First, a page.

A reporter went undercover as one of Times Square's topless, painted women

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A New York Post reporter went undercover in Times Square as one of the topless, painted women that Mayor Bill de Blasio is trying to eradicate from city streets.

Amber Jamieson sought out a painted lady “manager” in Times Square and was introduced to Chris, who works as a security guard when he’s not painting topless women.

 “Chris told me how it works: first the girls (Saira and Chris’ girlfriend, Amanda, 23) go into Sephora to use the free samples to do their makeup,” Jamieson writes.

“Then, in the middle of Times Square, they throw on a robe and strip underneath it. Chris would paint our bodies ­using brushes, nipples first so they’re not exposed too long.

“His cousin, David, would mind my bag, take photos and be ready to pounce if anyone tried to touch me inappropriately.” 

Chris, in turn, gets 30% of the girls’ earnings. 

De Blasio recently vowed to crack down on nudity in Times Square with a new task force dedicated to addressing the problem.

“It’s wrong, it’s just wrong,” De Blasio said of the painted ladies, according to the New York Daily News. “I don’t like the situation in Times Square.”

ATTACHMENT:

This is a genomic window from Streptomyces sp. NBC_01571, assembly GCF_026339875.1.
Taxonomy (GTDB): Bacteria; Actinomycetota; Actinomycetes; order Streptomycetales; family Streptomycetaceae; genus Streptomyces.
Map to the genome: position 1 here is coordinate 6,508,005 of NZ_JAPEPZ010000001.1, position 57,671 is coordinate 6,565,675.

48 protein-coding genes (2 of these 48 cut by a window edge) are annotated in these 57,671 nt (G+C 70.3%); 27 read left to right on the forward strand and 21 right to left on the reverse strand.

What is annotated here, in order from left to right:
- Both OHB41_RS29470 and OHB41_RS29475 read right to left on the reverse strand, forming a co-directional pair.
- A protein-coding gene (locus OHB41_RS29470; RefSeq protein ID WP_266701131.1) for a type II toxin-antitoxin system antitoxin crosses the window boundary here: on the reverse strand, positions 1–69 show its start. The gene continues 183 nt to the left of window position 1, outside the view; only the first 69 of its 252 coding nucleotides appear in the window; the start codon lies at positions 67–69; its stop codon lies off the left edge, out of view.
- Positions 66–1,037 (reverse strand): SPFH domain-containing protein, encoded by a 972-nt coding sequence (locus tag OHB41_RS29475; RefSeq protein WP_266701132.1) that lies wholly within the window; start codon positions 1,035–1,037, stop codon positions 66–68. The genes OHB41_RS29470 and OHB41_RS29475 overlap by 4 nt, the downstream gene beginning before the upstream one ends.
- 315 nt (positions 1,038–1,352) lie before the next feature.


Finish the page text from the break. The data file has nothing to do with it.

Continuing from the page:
It’s not illegal to be topless in Times Square, though it is against the law to haggle tourists for money. There’s nothing wrong with accepting tips.

Jamieson arrived in Times Square wearing only a robe at 3 p.m. Wednesday for her first shift as a “painted lady.” She took her robe off in public, while Chris painted her and gave her a feathered headpiece to wear.

She said many tourists took pictures with her and showered her with compliments throughout the day. Some took pictures from afar, while others chose to follow her for as long as 30 minutes.

Some tried to touch her, but her “managers” were nearby and stepped in quickly. 

Over the course of seven hours, including a couple breaks, she made $US286 in tips — without the 30% cut.

She said the experience made her realise that the topless painted women are pretty harmless.

“After walking a mile in their headdresses, I realise the fight against the painted ladies is deeply sexist,” she writes.

“The Naked Cowboy strolls around Times Square wearing only his ­Y-front s… and he’s regarded as a charming, quintessential New York experience. 

“But women exercising their ­legal right to be topless and hustle for money in the world’s center of capitalism — surrounded by advertisements of sexy, half-dressed women — are apparently shameful and inappropriate.”

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